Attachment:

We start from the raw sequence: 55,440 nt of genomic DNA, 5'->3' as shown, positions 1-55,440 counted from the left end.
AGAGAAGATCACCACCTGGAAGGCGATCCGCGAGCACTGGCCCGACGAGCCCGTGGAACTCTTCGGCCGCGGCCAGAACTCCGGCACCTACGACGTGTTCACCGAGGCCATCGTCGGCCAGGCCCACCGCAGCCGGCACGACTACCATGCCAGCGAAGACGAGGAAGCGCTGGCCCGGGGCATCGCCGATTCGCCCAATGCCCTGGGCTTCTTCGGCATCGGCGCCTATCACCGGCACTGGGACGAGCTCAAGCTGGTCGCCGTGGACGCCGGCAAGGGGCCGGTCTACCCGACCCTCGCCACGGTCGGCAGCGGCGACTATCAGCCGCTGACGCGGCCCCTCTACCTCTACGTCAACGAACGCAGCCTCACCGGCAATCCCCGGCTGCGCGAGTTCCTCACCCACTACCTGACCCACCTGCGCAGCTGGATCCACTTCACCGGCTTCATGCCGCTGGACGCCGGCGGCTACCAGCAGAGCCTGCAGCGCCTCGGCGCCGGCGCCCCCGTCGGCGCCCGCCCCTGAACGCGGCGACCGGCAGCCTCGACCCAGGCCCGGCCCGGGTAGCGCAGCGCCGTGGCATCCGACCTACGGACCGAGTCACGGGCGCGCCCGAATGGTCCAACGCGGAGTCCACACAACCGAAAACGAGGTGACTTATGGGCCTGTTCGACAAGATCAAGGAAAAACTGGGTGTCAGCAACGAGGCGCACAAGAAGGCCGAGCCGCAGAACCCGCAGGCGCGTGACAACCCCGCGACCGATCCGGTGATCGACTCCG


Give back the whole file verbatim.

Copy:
We start from the raw sequence: 55,440 nt of genomic DNA, 5'->3' as shown, positions 1-55,440 counted from the left end.
AGAGAAGATCACCACCTGGAAGGCGATCCGCGAGCACTGGCCCGACGAGCCCGTGGAACTCTTCGGCCGCGGCCAGAACTCCGGCACCTACGACGTGTTCACCGAGGCCATCGTCGGCCAGGCCCACCGCAGCCGGCACGACTACCATGCCAGCGAAGACGAGGAAGCGCTGGCCCGGGGCATCGCCGATTCGCCCAATGCCCTGGGCTTCTTCGGCATCGGCGCCTATCACCGGCACTGGGACGAGCTCAAGCTGGTCGCCGTGGACGCCGGCAAGGGGCCGGTCTACCCGACCCTCGCCACGGTCGGCAGCGGCGACTATCAGCCGCTGACGCGGCCCCTCTACCTCTACGTCAACGAACGCAGCCTCACCGGCAATCCCCGGCTGCGCGAGTTCCTCACCCACTACCTGACCCACCTGCGCAGCTGGATCCACTTCACCGGCTTCATGCCGCTGGACGCCGGCGGCTACCAGCAGAGCCTGCAGCGCCTCGGCGCCGGCGCCCCCGTCGGCGCCCGCCCCTGAACGCGGCGACCGGCAGCCTCGACCCAGGCCCGGCCCGGGTAGCGCAGCGCCGTGGCATCCGACCTACGGACCGAGTCACGGGCGCGCCCGAATGGTCCAACGCGGAGTCCACACAACCGAAAACGAGGTGACTTATGGGCCTGTTCGACAAGATCAAGGAAAAACTGGGTGTCAGCAACGAGGCGCACAAGAAGGCCGAGCCGCAGAACCCGCAGGCGCGTGACAACCCCGCGACCGATCCGGTGATCGACTCCG